Following this plan for detoxing several times a year is a great way to keep your overall health at its best, and to avoid the problems associated with pollution and stress. This plan for detoxing is simple, easy to follow, and can be used whenever you feel you need a lift.

About Nutrition

Three Nutrition Lies We Tell Ourselves
Rachel Gurevich, our Infertility Expert at suggested I make a list of lies we tell ourselves about eating -- basically how we stretch the truth about certain beneficial foods to justify our over-indulgences, even when we have the best of intentions. Here are three that I can think of:
  1. If a little olive oil is good, a lot is better, so you can eat more.

    Olive oil is good for your heart because it's rich in monounsaturated fatty acids called oleic acids. When you replace some of your saturated fat intake with monounsaturated fats, you're doing your heart a favor. But here's what makes it tricky. First, you need to reduce some of those saturated fats, not just pour the olive oil on top of your regular saturated fat intake (if it's high). Also, all fats are high in calories, coming in at 9 calories per gram, so consuming a lot of olive oil can add too many calories, which leads to weight gain. Which can be bad for your heart when you become obese.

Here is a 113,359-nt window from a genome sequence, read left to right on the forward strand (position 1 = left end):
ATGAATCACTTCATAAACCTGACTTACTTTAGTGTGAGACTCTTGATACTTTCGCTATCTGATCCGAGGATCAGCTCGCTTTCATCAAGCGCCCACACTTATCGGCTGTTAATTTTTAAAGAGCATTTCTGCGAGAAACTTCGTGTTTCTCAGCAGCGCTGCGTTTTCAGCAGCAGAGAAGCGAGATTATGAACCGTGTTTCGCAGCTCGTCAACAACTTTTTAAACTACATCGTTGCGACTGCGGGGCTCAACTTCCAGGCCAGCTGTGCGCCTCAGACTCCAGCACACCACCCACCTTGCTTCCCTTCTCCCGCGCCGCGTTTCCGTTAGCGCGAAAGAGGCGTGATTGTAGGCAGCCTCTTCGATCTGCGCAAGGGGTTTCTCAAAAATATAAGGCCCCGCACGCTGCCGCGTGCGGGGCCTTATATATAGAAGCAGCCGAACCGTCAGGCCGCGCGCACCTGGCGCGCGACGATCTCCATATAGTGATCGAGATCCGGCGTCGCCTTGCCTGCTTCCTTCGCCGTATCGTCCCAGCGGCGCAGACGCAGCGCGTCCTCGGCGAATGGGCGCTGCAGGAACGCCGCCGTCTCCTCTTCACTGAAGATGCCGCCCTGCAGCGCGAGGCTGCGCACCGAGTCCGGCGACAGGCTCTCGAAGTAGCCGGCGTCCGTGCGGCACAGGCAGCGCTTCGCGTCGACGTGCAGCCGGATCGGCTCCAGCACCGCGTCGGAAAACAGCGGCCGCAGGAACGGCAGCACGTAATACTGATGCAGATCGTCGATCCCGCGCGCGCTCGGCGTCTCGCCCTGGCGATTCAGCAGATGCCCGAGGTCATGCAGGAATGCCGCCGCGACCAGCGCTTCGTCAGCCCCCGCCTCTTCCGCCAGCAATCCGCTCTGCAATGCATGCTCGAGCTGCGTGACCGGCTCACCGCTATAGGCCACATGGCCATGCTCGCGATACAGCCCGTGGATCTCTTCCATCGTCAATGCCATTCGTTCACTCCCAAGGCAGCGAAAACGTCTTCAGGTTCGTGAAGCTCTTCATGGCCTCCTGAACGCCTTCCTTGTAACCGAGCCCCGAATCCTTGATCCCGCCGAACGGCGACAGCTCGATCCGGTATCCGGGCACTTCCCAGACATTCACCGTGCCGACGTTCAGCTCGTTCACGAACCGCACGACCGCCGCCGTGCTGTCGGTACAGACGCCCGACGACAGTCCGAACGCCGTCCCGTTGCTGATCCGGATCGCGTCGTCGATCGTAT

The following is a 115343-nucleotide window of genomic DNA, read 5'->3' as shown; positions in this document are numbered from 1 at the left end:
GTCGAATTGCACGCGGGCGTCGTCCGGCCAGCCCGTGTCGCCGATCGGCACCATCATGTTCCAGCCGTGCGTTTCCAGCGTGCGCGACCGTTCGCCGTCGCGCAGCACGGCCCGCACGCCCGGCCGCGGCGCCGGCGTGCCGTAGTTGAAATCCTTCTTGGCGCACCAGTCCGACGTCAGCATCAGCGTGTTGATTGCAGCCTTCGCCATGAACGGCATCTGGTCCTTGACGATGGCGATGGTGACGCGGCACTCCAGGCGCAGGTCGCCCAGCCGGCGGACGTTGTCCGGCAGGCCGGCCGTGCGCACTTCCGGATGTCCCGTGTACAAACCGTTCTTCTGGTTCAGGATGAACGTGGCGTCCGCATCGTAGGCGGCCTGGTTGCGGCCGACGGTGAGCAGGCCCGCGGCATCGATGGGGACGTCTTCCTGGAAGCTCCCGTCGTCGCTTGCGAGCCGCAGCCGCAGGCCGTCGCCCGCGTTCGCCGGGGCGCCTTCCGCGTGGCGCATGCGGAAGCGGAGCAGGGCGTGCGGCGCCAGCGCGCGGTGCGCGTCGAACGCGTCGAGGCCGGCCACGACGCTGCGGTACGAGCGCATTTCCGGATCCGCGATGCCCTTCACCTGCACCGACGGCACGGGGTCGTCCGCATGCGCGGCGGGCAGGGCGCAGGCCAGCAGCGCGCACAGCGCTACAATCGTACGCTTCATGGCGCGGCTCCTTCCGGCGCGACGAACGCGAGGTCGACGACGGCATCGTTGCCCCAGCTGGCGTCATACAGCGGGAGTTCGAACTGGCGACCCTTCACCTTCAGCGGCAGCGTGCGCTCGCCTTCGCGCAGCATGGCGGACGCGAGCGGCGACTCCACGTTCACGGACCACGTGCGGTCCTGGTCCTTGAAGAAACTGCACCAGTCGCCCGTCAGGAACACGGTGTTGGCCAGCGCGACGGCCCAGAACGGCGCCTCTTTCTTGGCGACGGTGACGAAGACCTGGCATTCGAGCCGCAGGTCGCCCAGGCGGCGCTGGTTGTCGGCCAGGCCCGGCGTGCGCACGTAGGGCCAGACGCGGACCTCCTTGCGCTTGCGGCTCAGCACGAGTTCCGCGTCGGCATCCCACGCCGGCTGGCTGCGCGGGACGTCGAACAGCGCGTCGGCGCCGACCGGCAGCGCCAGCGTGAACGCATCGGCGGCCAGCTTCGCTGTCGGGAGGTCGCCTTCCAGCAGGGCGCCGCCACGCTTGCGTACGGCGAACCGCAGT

2. Chocolate is a health food, so you can eat more.

    Cocoa contains polyphenols that could have health benefits. The problem is that we rarely consume plain cocoa (although I'm waiting for a shipping of ground cocoa beans as I write this). Chocolate is a combination of cocoa, sugar and fat, usually a tropical fat, that melts at body temperature so we get that fabulous mouth feel as it melts in the mouth. So, while the sugar and fat make chocolate delicious, they pretty much overtake any heart-health benefit.